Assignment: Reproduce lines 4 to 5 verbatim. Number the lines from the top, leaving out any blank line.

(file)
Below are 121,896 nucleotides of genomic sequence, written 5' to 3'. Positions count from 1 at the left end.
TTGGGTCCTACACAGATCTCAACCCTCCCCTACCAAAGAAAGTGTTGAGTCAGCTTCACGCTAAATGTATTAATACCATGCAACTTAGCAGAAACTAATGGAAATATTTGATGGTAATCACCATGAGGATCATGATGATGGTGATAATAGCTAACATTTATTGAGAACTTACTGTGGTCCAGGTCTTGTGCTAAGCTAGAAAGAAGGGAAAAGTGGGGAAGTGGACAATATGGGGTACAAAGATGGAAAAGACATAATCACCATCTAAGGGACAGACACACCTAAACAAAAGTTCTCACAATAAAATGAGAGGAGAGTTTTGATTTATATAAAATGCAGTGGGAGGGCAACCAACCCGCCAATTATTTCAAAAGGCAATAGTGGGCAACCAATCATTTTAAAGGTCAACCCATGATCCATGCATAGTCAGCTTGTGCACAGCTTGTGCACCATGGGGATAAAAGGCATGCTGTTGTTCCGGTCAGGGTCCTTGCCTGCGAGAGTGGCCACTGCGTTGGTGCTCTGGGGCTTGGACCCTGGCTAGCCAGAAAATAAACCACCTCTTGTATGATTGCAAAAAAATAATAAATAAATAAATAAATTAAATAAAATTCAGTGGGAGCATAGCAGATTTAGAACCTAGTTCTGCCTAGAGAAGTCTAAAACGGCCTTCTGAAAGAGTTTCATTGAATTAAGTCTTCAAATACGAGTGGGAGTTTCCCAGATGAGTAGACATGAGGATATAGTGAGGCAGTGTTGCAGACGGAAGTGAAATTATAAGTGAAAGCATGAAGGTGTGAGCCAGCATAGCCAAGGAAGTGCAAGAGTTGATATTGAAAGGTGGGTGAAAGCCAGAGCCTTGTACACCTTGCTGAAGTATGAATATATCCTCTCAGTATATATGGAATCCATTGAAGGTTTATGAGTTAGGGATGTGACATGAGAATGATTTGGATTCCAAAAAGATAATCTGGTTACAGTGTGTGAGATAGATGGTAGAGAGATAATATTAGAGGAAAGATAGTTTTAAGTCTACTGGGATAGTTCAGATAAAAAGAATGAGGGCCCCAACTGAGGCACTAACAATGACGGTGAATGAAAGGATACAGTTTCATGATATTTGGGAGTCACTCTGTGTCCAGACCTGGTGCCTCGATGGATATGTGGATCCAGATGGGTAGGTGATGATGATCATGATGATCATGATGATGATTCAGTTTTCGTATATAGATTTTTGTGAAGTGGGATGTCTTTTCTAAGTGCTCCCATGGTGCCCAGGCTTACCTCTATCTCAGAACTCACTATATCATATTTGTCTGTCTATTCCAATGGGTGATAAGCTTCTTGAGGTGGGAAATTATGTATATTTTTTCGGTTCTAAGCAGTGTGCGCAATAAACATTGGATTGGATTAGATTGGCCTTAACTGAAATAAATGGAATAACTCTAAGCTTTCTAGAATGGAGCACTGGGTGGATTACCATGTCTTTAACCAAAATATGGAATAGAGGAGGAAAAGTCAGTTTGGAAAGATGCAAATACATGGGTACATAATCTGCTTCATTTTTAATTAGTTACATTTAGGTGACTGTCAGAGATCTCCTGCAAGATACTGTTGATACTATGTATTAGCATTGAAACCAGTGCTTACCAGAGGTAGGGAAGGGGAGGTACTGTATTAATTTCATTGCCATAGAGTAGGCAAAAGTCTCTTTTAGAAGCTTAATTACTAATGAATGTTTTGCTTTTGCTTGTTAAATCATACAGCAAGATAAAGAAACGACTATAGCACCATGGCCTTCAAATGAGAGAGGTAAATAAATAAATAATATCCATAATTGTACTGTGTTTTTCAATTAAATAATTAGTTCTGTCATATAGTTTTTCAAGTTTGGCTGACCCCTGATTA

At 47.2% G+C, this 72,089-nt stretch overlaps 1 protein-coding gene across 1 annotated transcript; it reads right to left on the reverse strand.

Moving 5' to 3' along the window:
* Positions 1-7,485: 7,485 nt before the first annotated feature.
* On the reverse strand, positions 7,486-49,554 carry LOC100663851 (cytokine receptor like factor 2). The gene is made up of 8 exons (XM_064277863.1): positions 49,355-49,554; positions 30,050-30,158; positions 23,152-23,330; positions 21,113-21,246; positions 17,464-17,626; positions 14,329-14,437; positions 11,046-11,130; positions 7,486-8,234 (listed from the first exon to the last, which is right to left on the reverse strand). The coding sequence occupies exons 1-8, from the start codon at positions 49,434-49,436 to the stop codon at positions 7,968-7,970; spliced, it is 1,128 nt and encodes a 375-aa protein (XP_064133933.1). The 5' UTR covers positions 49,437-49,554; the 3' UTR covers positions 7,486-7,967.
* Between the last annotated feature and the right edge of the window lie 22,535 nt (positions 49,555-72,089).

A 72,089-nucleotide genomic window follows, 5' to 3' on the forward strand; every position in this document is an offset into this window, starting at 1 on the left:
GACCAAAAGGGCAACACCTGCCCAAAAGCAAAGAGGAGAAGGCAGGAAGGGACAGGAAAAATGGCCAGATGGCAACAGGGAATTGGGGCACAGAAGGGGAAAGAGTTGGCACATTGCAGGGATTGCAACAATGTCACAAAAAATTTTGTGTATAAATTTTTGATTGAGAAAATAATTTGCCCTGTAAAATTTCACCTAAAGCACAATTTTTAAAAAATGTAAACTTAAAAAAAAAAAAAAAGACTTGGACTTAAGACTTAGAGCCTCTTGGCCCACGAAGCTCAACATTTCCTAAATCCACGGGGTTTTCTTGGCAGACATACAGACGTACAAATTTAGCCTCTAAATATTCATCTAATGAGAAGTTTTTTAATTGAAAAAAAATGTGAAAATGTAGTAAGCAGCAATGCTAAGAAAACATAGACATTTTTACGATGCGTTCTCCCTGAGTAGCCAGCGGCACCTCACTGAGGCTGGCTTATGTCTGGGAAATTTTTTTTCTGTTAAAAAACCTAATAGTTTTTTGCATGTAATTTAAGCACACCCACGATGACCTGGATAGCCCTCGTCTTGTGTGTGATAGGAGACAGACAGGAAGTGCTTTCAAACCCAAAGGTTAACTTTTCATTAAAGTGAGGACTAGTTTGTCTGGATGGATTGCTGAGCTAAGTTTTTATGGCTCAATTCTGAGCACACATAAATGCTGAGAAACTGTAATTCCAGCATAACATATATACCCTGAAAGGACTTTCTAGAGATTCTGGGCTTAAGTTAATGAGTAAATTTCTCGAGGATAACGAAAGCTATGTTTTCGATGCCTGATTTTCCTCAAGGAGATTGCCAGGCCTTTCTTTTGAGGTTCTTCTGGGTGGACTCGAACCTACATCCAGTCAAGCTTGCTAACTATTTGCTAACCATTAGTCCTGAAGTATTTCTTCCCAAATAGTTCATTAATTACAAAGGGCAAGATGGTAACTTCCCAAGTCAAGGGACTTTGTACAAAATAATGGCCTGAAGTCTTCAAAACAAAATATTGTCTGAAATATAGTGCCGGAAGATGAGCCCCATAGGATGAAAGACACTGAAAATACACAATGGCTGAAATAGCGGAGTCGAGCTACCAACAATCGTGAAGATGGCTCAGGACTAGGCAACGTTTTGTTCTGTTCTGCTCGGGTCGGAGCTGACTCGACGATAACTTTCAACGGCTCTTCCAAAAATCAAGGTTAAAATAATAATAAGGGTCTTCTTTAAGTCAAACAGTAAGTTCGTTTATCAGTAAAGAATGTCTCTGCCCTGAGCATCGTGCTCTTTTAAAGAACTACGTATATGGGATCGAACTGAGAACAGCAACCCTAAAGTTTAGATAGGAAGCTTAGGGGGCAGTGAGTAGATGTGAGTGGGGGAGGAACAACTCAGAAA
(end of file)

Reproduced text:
Moving 5' to 3' along the window:
* Positions 1-7,485: 7,485 nt before the first annotated feature.